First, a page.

Sneak Preview: Cyber Attacks and the Beginnings of a Cyber Treaty

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The helicopters hummed along the broken Pakistani terrain, their mission accomplished.[1] Osama Bin Laden was dead and the entire SEAL Team Six crew was safe.[2] In three and a half hours the team had entered Pakistani airspace, assaulted the compound in Abbottabad, and returned to Afghanistan, all before the Pakistani government was ever aware of the incursion.[3] The Pakistani air defense never detected the helicopters in its airspace.[4] Some speculated it was this inability to detect U.S. forces that most damaged U.S.-Pakistani relations, more than the actual invasion of Pakistani territory.[5] “Never had the [Pakistani] military, the strongest institution in the country, been so humiliated since it lost three wars to India.”[6] Programmers and hackers stationed at U.S. Cyber Command in Ft. Meade, Maryland, could have contributed to the undetected incursion, using cyber technologies to infiltrate and turn off Pakistan’s air defense system simultaneous to the U.S.’s physical assault.[7]

It would not be the first such cyber attack. In 2007, Israeli bombers flew undetected into Syria, blowing up what was later determined to be a partially completed, North Korean-built nuclear enrichment facility.[8] The bombers flew undetected not due to some new radar-absorbing technology,[9] but because Israel used a complex cyber attack to mask its entry.[10] Israeli programmers manipulated Syria’s air defense[11] so that it would fail to report anything on the radar.[12] Israel and the U.S. often share new technologies as part of their strong relationship in developing cyber weapons.[13] In 2007, both nations joined together to initiate “Olympic Games”– in part an effort to “cripple, at least for a while, Iran’s nuclear progress” through the use of their combined cyber capabilities.[14] Olympic Games used a series of computer worms to progressively infiltrate and seize control of computers in the highly secretive Natanz nuclear enrichment facility in Iran.[15] Eventually, the worm was used to physically alter critical components within the nuclear facility.[16] To purify uranium into a usable energy source for nuclear power, and potentially nuclear weapons, rotors within centrifuges must spin the uranium at the speed of sound.[17] The surreptitious worm was engineered to spin the delicate centrifuges too fast or too slow, ultimately causing them to break apart.[18] The worm reportedly caused nearly a thousand centrifuges to fail,[19] greatly delaying Iranian efforts to enrich uranium.[20] If the U.S. used such cyber attacks against Pakistan during the Bin Laden raid, as developed in conjunction with Israel, what are the international implications? What would limit the U.S. or any other country from using these technologies solely for such a unique scenario? What would keep them from using it to mask planes flying over Iran? What if another country, perhaps China, developed such a capability and used it to hide a Pearl-Harbor level initial strike against a smaller national entity, like Taiwan?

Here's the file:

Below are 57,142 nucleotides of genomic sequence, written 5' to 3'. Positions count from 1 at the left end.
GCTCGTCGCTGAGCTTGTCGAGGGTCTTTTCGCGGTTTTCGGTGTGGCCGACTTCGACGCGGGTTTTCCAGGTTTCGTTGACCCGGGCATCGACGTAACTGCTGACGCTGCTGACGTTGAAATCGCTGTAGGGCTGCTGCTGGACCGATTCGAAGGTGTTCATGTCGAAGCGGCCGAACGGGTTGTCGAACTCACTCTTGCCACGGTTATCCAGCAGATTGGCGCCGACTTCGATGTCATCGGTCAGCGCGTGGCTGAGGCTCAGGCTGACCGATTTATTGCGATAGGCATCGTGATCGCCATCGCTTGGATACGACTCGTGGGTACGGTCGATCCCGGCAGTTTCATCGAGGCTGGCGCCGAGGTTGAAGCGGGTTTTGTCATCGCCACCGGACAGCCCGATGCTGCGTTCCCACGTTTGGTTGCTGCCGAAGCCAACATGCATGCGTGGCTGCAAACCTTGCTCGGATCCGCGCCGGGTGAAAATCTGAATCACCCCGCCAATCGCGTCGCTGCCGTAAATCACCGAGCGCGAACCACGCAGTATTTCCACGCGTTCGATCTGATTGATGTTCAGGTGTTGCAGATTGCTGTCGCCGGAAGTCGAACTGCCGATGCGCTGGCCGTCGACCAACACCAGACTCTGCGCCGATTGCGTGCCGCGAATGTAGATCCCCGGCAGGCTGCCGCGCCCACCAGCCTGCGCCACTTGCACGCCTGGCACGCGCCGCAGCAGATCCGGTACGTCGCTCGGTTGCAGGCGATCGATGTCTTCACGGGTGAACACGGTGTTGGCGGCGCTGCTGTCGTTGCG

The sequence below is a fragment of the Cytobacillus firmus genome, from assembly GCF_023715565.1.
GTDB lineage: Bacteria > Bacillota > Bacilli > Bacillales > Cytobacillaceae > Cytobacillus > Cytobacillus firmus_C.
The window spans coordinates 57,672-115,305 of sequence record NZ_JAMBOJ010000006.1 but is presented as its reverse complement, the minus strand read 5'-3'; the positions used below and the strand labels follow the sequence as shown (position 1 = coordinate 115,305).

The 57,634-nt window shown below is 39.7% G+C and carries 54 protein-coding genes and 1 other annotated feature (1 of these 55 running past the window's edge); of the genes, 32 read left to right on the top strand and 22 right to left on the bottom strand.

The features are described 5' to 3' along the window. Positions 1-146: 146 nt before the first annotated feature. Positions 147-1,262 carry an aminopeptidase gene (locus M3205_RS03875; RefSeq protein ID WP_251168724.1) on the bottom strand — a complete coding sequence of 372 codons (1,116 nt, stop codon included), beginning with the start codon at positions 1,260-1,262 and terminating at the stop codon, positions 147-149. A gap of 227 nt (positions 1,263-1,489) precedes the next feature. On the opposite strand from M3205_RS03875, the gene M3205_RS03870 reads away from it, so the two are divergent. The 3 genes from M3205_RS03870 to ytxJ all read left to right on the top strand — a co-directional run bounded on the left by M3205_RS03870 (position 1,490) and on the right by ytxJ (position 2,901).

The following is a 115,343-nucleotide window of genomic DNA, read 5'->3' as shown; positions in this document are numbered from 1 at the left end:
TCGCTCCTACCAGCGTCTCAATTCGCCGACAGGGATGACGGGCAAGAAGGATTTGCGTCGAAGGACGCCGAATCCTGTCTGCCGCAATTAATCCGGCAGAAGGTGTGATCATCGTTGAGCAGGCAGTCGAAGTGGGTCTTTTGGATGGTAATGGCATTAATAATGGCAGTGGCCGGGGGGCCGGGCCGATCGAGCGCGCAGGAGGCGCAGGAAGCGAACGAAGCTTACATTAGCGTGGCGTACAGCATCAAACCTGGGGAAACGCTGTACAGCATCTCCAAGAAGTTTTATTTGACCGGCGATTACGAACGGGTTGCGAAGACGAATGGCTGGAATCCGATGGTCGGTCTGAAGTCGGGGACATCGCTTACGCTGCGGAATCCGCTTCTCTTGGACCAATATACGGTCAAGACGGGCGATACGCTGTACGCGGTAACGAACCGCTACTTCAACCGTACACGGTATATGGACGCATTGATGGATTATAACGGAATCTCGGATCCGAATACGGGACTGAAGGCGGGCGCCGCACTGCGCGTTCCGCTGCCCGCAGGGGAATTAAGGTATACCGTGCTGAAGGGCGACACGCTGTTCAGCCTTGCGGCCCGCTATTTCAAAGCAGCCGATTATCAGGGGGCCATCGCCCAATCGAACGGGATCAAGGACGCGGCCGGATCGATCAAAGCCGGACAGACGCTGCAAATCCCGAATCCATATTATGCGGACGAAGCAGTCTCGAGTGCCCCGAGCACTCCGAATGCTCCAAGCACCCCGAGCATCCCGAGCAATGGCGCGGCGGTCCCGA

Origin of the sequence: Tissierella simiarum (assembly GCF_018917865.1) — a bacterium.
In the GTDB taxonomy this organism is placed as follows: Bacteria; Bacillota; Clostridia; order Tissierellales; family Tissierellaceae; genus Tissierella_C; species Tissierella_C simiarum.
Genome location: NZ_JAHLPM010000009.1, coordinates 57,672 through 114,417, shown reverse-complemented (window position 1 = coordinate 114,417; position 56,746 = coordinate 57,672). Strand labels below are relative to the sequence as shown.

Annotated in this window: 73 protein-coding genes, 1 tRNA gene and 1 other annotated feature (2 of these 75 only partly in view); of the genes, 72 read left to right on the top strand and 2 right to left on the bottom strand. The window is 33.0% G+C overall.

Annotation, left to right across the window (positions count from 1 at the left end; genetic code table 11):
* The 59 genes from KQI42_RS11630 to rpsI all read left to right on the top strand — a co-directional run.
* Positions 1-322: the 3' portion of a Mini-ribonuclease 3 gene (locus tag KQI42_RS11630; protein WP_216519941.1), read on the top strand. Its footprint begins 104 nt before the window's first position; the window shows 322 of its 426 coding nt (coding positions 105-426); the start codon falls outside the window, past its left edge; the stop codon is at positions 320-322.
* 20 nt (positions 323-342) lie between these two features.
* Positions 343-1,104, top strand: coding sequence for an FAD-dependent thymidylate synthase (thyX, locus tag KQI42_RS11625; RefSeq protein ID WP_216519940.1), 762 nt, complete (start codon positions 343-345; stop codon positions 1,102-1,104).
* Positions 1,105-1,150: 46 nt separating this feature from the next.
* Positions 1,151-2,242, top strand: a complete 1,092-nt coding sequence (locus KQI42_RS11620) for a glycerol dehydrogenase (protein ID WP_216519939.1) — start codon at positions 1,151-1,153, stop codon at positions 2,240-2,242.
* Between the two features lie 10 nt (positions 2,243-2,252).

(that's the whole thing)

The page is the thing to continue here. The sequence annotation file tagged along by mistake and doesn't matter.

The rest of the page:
Similar attacks have already occurred. In 2008, a seven-day conflict between Russia and Georgia witnessed the widespread use of cyber attacks by “hacktivists” in Russia, which brought Georgian governmental websites offline.[21] What limits cyber attacks to military targets? Estonia, a highly technological country, was brought to its knees by a series of attacks in 2007 that initiated in Russia and greatly disrupted Estonia’s banking systems.[22] Similarly, during the 2008 Georgia-Russian conflict, cyber attacks were used to shut down Georgia’s banking and mobile phone systems.[23] What limits cyber attacks to state actors? What is the appropriate response if groups such as Al Qaeda or Anonymous[24] initiate cyber attacks against a state or international organization?

These are only a few of the issues impacting the international community as it comes to terms with the growing technological dependency of states and the resulting dramatic impact of cyber attacks. This note is organized into four parts, resulting in the suggestion of an initial framework for an international treaty governing cyber attacks. Part I develops the basic questions surrounding an international cyber treaty, demonstrating several potential benefits of an international accord. Part II discusses customary international law that implicates cyber attacks. It focuses on both jus ad bellum, the international legal framework that governs the escalation to and initiation of war, and jus in bello, the international legal framework that governs once war has begun. Part III addresses the major concerns of an international treaty. It discusses in turn definitional issues, attribution, self-defense, and enforcement. Part IV highlights the feasibility of an international treaty, focusing on varying national perspectives, interests, and potential complications.

The full article will be available soon at Stephen Moore: 39 N.C. J. Int'l L. & Comm. Reg. 223 (forthcoming Fall 2013).


[1] See David E. Sanger, Confront and Conceal: Obama’s Secret Wars and Surprising Use of American Power 97 (2012).